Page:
Cost is cause enough to demand production in native forms, but when an opponent produces in native formats, you’re getting what the other side used in the ordinary course of business. It’s the real evidence. It’s a form witnesses recognize. It’s complete and utile. Crucially, you can convert native forms to other forms–including static image formats–for those times you may want alternative formats.
But it doesn’t work both ways. You can’t convert TIFF images back to native originals. Not really. You can’t slim bloated static images down to svelte native forms. You can’t restore animations, color, formulas, tracked changes and comments, application metadata or hash values.
With TIFF productions, you’re stuck. You must pay vendors to ingest and host at grossly inflated data volumes. You have no choice. It’s like buying a car and the dealer delivers it encased in a block of concrete. You’re not going anywhere.
When you focus on facts, TIFF+ productions are less for more. Not a bit more, many multiples more. Real out-of-pockets dollars. So, if you want to fly in the face of FRCP Rule One’s goal of just, speedy and inexpensive litigation and really do the other side dirty, here’s the way. And as for all you requesting parties letting the other side do this to you, isn’t it time to stop the joke being on you?
Andrew Caspersonn said:
I whole heartedly agree! Whenever we receive productions with TIFs I shudder.
How do you feel about production of PDF files created straight from the native and stamped with a document ID. These are often of similar size to the natives and while don’t have the same utility as a native, they are easier to distribute, are less likely to be accidently amended and can be tracked back to the database or original source using the document ID.
We have done this for a while in Australia and while we may do some productions in native, the majority are PDF based.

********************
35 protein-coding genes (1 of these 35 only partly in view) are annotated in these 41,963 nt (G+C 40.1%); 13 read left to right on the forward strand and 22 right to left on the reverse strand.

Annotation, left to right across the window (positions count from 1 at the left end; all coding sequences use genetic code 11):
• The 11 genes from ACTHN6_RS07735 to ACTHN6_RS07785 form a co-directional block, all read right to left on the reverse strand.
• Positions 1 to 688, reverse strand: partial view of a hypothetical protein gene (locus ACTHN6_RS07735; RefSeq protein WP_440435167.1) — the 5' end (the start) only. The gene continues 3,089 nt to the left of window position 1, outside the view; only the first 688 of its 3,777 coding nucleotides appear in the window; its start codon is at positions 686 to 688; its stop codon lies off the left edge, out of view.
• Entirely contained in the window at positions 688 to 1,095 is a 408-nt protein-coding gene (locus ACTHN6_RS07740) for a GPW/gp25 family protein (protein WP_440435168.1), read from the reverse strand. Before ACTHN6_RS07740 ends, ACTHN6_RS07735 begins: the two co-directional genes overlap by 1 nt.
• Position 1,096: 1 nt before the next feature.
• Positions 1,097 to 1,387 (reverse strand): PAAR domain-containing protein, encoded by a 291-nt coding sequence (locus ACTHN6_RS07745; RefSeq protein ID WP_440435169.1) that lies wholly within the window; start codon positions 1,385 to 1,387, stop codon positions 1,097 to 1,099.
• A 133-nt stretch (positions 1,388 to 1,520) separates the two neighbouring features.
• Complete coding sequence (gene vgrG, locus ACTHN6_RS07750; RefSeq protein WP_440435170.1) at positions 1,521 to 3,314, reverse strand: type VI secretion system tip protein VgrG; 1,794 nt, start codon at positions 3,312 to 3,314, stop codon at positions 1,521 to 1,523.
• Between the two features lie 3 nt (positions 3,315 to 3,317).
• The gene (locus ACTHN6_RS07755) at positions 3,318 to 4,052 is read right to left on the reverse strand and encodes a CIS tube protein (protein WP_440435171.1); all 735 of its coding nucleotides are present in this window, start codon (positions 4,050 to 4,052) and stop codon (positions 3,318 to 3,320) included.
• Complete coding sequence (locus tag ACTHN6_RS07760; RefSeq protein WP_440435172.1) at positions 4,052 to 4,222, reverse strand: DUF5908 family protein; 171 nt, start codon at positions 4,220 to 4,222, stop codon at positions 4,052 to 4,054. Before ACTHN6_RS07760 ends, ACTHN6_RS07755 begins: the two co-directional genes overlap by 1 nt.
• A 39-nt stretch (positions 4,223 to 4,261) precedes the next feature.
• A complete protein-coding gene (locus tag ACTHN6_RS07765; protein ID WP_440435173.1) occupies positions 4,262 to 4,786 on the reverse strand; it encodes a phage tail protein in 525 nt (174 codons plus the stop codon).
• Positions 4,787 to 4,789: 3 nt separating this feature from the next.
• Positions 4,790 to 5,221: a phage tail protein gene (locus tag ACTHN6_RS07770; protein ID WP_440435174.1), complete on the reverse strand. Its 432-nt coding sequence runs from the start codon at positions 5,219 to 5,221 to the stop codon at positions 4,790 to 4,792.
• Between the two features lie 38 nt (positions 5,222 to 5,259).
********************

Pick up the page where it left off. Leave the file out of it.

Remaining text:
I wholeheartedly agree that PDF productions are superior to TIFF in every important way. They are nowhere near as bloated as TIFF images and can transport embedded searchable text. In fact, they can carry binary content, so could even deliver the native file, too. PDF poses issues for embedded comments, search of same, threading of messaging, spreadsheets and overall utility but not the debacle of TIFF, to be sure.
Garrett Discovery (@garrettdiscover) said:
Craig – Great work on this article. I see this all of the time and it is another game in eDiscovery designed to inflate costs which drives me nuts because the cost of eDiscovery is not going down.
While i stopped to read your article, I was in the middle of writing a long article about the push by eDiscovery vendors to host all files in the cloud including forensic images of computers and phones. It feels that you and a few others are the only ones promoting ways to reduce cost and burden.
It feels as if no one is talking about culling ESI prior to hosting in the cloud using filters such as by file type, date parameter, custodian and keywords. It escapes me as to why anyone would promote hosting an entire forensic image of a computer in the cloud that contains mostly irrelevant ESI. As an example, I recently had two vendors quote a large municipality to host 15 custodians ESI email for 285k and 315k for six months for a grand total of 4.1TB. I found it completely a waste as the ESI needed was only six months worth totaling 34GB. After excluding certain emails that were clearly spam and automated notifications we were able to filter the data to 14GB of data using a non cloud eDiscovery system. Hosting the 14GB cost around $1500 for six months in the cloud and $900 in consulting time to thin the ESI. It is horrible that some of the industry leaders are not promoting ways to reduce the cost and instead want you to host as much as you can and index in their cloud software and charge by the gig.
Kudos on the hard work
Bharat Chovatiya said:
A great article from you as always.